I finally got around to installing VirtualBox on Ubuntu Breezy Badger, and it works like a charm. I created a virtual machine and installed Windows XP with JeOS for running Lotus Notes (not by choice). I can finally blow away my Windows partition. Oh happy days!
My hard disk drive for my laptop died, so I replaced it with a Samsung 40Gb 5400rpm IDE HDD for $80. I also had a 30Gb IBM HDD lying around with Windows XP on it. So I decided to go about setting up a system where I can dual-boot Windows XP and Ubuntu Linux.
My laptop is an old Toshiba Satellite Pro 6100. It has a swap bay where you can pull out the DVD/CD bay and replace it with a second HDD bay or with a second battery. My setup will have Ubuntu Linux on the internal drive, and Windows XP on the removable swap bay drive.
I first replaced the dead drive with the new Samsung drive. Then I installed the Ubuntu Dapper Live CD installer into the DVD/CD bay. The Ubuntu folks have made this a trivial task, so I won’t go into any details with the installation. Once the installation is complete, remove the DVD/CD bay, and replace it with the second HDD with Windows XP on it.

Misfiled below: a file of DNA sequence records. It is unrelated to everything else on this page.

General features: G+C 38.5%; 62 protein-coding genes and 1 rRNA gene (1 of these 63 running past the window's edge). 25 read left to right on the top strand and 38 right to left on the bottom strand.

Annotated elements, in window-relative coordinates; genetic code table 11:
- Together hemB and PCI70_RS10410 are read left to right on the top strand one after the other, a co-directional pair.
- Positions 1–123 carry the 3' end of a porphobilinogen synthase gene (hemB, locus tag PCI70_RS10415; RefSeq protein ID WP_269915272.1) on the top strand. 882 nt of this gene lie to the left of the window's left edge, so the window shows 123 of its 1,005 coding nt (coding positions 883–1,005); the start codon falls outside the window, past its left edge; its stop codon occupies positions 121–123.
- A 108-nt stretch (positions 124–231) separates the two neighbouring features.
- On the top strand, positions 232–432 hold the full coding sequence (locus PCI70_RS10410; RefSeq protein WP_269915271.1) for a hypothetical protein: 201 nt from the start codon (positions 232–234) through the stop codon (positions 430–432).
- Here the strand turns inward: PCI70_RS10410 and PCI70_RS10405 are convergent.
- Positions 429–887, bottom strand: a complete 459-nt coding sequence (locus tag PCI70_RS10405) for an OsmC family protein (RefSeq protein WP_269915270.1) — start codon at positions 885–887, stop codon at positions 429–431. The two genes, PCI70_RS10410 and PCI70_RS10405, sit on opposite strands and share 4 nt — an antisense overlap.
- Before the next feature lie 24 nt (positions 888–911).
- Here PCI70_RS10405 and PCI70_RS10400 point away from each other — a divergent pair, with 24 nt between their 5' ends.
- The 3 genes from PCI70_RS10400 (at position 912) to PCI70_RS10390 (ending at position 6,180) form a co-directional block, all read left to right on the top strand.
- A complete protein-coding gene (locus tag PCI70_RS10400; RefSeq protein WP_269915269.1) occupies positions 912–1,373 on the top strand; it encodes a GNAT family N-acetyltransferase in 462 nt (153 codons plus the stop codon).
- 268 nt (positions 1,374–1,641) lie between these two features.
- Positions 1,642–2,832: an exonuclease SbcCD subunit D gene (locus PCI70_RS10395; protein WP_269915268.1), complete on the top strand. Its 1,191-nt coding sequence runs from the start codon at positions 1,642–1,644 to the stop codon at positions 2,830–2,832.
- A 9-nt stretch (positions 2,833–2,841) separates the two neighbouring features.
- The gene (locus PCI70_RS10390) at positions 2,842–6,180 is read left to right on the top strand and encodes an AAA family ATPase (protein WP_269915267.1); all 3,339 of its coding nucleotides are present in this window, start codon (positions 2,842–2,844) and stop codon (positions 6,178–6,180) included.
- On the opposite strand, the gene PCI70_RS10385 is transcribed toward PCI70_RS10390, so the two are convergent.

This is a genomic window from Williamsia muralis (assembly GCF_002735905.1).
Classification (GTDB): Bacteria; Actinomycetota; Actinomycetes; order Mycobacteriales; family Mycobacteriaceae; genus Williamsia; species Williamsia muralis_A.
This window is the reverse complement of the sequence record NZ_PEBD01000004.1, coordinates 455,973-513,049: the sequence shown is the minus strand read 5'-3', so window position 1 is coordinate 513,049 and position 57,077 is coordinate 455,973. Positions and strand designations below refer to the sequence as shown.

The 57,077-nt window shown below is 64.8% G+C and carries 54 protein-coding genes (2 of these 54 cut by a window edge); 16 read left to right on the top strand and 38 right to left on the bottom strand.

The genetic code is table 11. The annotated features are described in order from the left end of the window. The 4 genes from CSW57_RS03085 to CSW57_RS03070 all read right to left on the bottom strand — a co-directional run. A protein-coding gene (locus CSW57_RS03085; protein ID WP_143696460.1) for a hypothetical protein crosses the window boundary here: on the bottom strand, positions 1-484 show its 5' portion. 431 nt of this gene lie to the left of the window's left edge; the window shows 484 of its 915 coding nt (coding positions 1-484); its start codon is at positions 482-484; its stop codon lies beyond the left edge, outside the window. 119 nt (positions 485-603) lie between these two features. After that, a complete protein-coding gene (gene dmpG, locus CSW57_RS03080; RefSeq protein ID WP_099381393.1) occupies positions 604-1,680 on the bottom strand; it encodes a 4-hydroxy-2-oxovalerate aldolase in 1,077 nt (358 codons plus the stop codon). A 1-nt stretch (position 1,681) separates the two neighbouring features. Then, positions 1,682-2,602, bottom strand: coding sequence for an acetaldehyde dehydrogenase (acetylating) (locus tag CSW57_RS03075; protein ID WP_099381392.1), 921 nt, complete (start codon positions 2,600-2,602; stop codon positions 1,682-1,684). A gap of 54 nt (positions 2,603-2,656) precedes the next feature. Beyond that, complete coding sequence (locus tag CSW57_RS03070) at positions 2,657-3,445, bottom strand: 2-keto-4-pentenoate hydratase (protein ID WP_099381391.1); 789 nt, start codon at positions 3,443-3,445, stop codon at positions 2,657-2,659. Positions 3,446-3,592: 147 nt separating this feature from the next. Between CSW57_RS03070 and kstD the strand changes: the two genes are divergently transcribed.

When you start up the laptop grub will automatically boot you into linux. Once you have logged into linux, open up a terminal and edit /boot/grub/menu.lst. Add the following lines at the bottom of the file, preferably after the linux entry, so that Windows XP appears as the last boot option.
title Windows XP map (hd0) (hd1) map (hd1) (hd0) rootnoverify (hd0,0) makeactive chainloader +1
Since Windows XP is on the second HDD we need to use the disk swapping technique. This means adding the two map entries under title Windows XP. Save and exit the file.
So from now on if you need to boot into Windows XP at startup, you need to hit the ESC button when you see the grub boot loader. This will bring you to a list of boot options. You should be able to see Windows XP as the last entry in the list. Select Windows XP and hit the enter key to boot into it.
If you want to boot into Linux, then just don’t do anything when grub starts up. Grub will timeout after about 5 seconds, then continue to boot into Ubuntu Linux. This will still work if you remove the second HDD, and replace it with the DVD/CD bay.
EDIT: If the above doesn’t work, then try the following entry in your /boot/grub/menu.lst instead:
root (hd1,0) savedefault makeactive map (hd0) (hd1) map (hd1) (hd0) chainloader +1